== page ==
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Climate & Conditions

Most of our programs are located in the Sangre de Cristo (translation the blood of Christ) range of the Sothern Rocky Mountains of northern New Mexico. Elevation can range from 7,200ft to 13,100ft. The air is generally dry and crisp with many weather variations. Temptress may range from 40’s overnight to mid 80’s by mid-day. Because of the dry air, change in altitude and sometimes hard physical work, staying hydrated is hard! Because of this, we recommend everyone starts drinking water and hydrating before you arrive. Be prepared to feel the effects of high altitude. Drinking water (stay away from sodas) and arriving prepared (you have been walking right) will help lessen these effects.

You need to commit to doing what is necessary to be healthy. It is important to eat everything provided. You don’t need to pack a bunch of extras, but a few snacks are great for the trail. Adding a drink mix to your treated water is very popular. Drinking water is the most important aspect of staying healthy. With climate, altitude, and increase in exercise, the body requires more water than normal.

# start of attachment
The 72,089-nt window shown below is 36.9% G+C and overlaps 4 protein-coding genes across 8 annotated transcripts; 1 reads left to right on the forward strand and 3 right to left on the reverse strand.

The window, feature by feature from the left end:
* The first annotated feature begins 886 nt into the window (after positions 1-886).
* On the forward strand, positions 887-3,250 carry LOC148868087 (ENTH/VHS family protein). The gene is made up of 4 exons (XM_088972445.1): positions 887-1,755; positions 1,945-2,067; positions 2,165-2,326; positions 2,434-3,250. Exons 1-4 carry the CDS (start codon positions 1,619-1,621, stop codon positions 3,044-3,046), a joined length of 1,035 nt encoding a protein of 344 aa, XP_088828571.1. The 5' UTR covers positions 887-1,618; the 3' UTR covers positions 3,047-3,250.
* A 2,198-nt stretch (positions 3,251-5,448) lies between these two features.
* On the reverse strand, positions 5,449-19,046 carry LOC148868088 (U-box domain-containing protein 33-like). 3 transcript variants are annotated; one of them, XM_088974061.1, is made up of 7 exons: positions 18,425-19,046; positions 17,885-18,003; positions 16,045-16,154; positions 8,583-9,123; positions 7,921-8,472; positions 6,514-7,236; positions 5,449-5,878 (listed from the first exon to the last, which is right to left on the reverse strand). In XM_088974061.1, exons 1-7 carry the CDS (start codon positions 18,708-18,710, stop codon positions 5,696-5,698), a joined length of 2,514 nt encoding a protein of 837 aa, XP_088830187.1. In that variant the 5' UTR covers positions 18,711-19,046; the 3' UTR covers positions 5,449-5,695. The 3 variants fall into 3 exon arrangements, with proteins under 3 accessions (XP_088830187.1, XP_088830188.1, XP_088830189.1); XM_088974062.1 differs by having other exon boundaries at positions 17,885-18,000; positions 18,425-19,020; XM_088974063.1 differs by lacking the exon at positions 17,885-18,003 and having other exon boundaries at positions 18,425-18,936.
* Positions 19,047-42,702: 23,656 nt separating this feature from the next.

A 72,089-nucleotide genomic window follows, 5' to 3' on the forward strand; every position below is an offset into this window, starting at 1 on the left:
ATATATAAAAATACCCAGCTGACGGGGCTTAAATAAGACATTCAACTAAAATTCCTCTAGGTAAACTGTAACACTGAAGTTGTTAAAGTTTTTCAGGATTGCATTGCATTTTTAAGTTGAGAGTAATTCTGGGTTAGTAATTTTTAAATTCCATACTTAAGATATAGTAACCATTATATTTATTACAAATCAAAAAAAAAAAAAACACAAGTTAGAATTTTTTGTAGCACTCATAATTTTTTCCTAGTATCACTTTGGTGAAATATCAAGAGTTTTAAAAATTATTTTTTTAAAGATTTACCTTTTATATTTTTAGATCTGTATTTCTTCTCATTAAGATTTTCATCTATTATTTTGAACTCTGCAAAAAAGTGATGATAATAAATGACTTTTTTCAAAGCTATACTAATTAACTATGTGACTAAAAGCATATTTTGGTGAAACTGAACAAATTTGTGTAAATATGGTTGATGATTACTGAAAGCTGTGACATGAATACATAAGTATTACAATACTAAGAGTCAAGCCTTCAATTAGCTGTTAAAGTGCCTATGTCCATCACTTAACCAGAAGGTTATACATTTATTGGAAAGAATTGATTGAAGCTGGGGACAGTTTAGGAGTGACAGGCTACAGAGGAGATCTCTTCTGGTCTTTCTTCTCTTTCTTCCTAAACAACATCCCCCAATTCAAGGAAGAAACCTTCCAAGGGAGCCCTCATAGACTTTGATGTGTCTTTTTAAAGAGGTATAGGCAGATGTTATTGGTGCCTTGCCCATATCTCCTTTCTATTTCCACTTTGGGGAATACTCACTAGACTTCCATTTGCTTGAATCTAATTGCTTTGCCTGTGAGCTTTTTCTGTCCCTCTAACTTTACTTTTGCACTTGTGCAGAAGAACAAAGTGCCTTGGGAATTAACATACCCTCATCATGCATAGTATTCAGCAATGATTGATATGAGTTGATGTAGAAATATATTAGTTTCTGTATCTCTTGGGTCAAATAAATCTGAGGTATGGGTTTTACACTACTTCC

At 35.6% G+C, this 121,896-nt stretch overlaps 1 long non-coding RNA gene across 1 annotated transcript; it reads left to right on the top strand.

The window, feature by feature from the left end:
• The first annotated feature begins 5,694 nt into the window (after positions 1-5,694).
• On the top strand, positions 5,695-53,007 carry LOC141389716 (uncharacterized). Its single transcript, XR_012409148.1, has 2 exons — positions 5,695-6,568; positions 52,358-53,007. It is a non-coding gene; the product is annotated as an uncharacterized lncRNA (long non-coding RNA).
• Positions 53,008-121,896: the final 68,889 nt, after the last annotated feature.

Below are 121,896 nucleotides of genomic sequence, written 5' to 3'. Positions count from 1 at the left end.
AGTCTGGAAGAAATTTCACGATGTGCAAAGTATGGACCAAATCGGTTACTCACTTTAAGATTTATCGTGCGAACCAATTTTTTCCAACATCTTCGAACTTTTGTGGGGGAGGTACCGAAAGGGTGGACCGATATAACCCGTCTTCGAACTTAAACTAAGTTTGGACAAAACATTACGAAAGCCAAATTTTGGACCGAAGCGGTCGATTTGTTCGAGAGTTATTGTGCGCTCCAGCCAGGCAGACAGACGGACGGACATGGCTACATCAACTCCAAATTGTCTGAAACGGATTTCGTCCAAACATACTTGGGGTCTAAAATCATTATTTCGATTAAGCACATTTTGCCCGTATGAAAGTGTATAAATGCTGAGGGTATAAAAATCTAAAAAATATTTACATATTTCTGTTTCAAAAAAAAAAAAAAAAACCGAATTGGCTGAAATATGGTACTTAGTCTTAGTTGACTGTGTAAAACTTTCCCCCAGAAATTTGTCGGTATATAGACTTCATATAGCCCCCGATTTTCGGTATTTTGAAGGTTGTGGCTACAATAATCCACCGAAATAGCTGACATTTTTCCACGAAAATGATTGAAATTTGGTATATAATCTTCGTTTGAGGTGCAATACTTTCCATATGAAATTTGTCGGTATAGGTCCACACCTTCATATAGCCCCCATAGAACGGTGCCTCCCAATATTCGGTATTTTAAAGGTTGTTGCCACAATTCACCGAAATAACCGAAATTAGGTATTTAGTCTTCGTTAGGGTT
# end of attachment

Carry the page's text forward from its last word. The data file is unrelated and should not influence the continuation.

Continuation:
The weather changes often and rain frequently interrupts our day. Because of this, rain gear is necessary and properly broken in footwear is essential to staying safe and comfortable. While there is no need to rush out and buy expensive rain gear or footwear, there are a few rules to picking out good gear. First, look for gear that fits well. Raingear should allow for larger layers (like a fleece pullover) underneath and versatility like good ventilation or packability are helpful. Footwear should fit well and be waterproof if possible, Wet boots may take days to dry (if they ever do). Treating leather or cloth boots with waterproofing should be considered a must before you hit the trail. Boots should also be broken into your foot. You should have personally put at least 25 miles on any pair of boots you bring (even if you borrowed a pair).

We are also in black bear country, so we will be taking precautions and educating participants on proper practices such as using bear boxes on our property, using bear hangs in the Forest and Wilderness area, and carrying bear spray on our hikes.